The ProtectedSeas Navigator, a free interactive map of current marine life protections and their boundaries, recently added Hope Spots — special places that are scientifically identified as critical to the health of the ocean. These Hope Spots have been identified by well-known marine biologist Sylvia Earle, and her environmental organization Mission Blue.
This new partnership between Mission Blue and ProtectedSeas links the most comprehensive database of marine conservation measures in place with the identification of critical areas in need of protection. The Hope Spots Map provides an
in-depth description for all 140 of the special ocean places identified by Mission Blue. The partnership will be discussed in greater detail during the virtual side event at the UN Ocean Conference on June 29 at 5pm Lisbon, 9am Pacific.
ProtectedSeas Director Virgil Zetterlind stated:
“We are thrilled to partner with Sylvia Earle and her incredible team at Mission Blue. Her team is providing a valuable service by identifying areas in need of protection. We are sharing the last seven years of intense data collection work with our colleagues in marine conservation to aid in the dissemination and analysis of global marine protected areas. By making this information widely available online, ProtectedSeas supports improved awareness of the regulatory measures of these special places so critical to ocean health.”
Mission Blue’s Sylvia Earle stated:
“No one can understand ocean protection without first understanding existing ocean regulations. Having good data on existing fishing regulations will help Mission Blue in the push to raise the conservation profile of its Hope Spots.”
The Navigator database includes regulation summaries, boundaries, allowed human activities, and Level of Fishing protection assessments for over 20,000 marine protected areas (MPAs) in more than 109 countries and territories, including the United States.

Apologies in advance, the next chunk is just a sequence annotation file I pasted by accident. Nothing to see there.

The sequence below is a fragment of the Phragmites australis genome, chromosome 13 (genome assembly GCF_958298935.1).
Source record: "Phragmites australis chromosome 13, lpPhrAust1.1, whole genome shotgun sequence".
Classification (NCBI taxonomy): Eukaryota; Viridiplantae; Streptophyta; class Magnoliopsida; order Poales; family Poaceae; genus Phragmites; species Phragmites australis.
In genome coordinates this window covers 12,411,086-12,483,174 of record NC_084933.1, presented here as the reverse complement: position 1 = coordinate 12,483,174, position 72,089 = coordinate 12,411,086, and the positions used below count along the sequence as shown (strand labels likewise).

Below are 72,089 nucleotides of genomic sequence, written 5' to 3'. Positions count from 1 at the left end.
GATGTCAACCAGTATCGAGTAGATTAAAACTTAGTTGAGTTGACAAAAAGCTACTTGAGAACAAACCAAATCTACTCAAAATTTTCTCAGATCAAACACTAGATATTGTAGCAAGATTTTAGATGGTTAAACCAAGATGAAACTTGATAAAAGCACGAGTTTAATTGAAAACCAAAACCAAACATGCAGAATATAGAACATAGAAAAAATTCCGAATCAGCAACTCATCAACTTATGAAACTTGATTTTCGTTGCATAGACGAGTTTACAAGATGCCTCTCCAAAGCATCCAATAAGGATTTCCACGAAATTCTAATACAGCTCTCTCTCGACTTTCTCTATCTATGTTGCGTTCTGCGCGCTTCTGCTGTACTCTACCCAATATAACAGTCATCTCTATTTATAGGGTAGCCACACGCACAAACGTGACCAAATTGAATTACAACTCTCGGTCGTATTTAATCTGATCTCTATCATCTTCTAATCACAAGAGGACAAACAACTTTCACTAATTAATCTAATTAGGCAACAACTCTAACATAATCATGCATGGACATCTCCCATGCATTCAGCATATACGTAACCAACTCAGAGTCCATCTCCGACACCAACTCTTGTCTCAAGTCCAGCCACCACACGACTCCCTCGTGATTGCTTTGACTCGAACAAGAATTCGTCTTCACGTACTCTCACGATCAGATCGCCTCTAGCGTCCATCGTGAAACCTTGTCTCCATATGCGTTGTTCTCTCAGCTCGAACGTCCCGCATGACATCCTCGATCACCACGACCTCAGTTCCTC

For each protected area, Navigator includes a synopsis of key regulations, allowed status of specific fishing and other human activities, and a standardized level of fishing protection score. All information is available in English and in each country’s official language. The ProtectedSeas team anticipates completing global coverage in 2022.
After approximately seven years in development, ProtectedSeas is proud to offer this tool as a free, open-source platform to aid marine spatial planning and assessments. A wide audience, including MPA managers, resource protection staff, policy makers, scientists, the conservation community, and the public can access ocean conservation regulations and protection metrics at https://map.navigatormap.org/. Through a NOAA public-private partnership, Navigator helps inform the U.S. MPA inventory, which in turn informs the U.S. Protected Areas Database (PADUS) and the upcoming 30×30 America the Beautiful Stewardship Atlas. International Navigator data is also cross referenced to areas in the International Union for Conservation of Nature’s World Database on Protected Areas (IUCN WDPA) for those conducting global assessments.
Many factors impact the effectiveness of MPAs to protect marine life, including size, location, habitat representation, ecological connectivity, and, importantly, the degree to which extractive marine activities are restricted or prohibited.
To see the existing legal protections for over 80% of the world’s MPAs visit https://map.navigatormap.org/.